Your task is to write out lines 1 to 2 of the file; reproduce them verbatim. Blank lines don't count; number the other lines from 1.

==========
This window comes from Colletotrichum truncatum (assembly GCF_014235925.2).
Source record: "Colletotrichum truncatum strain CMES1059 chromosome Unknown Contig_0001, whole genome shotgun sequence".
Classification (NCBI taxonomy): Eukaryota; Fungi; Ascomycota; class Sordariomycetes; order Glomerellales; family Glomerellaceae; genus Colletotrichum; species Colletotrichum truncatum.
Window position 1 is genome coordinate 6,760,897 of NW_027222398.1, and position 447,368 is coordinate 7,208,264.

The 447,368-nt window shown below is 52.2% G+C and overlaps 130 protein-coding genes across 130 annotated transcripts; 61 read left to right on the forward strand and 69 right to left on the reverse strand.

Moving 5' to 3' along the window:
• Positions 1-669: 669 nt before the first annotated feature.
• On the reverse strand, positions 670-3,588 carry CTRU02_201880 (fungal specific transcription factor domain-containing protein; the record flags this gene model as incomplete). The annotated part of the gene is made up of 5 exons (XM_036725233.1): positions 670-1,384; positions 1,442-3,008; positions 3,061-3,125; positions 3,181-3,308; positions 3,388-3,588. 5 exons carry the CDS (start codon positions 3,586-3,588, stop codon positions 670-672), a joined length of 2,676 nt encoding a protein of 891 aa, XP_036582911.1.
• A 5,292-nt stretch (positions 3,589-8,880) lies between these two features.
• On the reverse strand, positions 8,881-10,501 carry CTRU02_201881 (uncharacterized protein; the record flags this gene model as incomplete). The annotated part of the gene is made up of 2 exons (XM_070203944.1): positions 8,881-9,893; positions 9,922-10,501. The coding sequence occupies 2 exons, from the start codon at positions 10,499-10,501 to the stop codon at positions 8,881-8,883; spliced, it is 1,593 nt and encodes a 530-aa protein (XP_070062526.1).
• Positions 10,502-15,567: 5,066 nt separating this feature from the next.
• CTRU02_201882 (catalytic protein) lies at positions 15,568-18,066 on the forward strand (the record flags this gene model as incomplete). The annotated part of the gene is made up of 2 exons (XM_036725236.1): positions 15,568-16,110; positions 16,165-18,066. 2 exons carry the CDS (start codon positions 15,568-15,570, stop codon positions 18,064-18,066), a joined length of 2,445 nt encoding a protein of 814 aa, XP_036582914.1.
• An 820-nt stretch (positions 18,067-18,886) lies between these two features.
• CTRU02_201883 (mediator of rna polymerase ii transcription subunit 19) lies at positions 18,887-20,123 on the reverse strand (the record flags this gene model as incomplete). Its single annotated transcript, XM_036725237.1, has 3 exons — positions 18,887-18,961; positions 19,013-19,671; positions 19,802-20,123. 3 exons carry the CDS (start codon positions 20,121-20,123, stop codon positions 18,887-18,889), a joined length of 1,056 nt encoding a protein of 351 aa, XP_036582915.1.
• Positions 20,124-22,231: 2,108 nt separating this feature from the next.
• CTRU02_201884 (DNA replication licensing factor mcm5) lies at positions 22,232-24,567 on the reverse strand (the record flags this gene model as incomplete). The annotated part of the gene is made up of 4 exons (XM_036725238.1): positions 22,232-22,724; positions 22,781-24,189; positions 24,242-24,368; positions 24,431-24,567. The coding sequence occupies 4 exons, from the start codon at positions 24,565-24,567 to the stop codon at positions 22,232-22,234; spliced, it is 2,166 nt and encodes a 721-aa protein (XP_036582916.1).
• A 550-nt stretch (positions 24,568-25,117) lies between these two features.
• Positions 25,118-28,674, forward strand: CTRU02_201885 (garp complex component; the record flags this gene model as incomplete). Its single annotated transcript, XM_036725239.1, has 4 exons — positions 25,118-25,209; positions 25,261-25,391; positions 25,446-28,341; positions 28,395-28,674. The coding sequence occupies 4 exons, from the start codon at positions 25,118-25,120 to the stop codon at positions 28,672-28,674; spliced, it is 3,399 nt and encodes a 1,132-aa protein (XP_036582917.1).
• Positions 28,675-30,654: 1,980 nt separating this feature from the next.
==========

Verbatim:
This window comes from Colletotrichum truncatum (assembly GCF_014235925.2).
Source record: "Colletotrichum truncatum strain CMES1059 chromosome Unknown Contig_0001, whole genome shotgun sequence".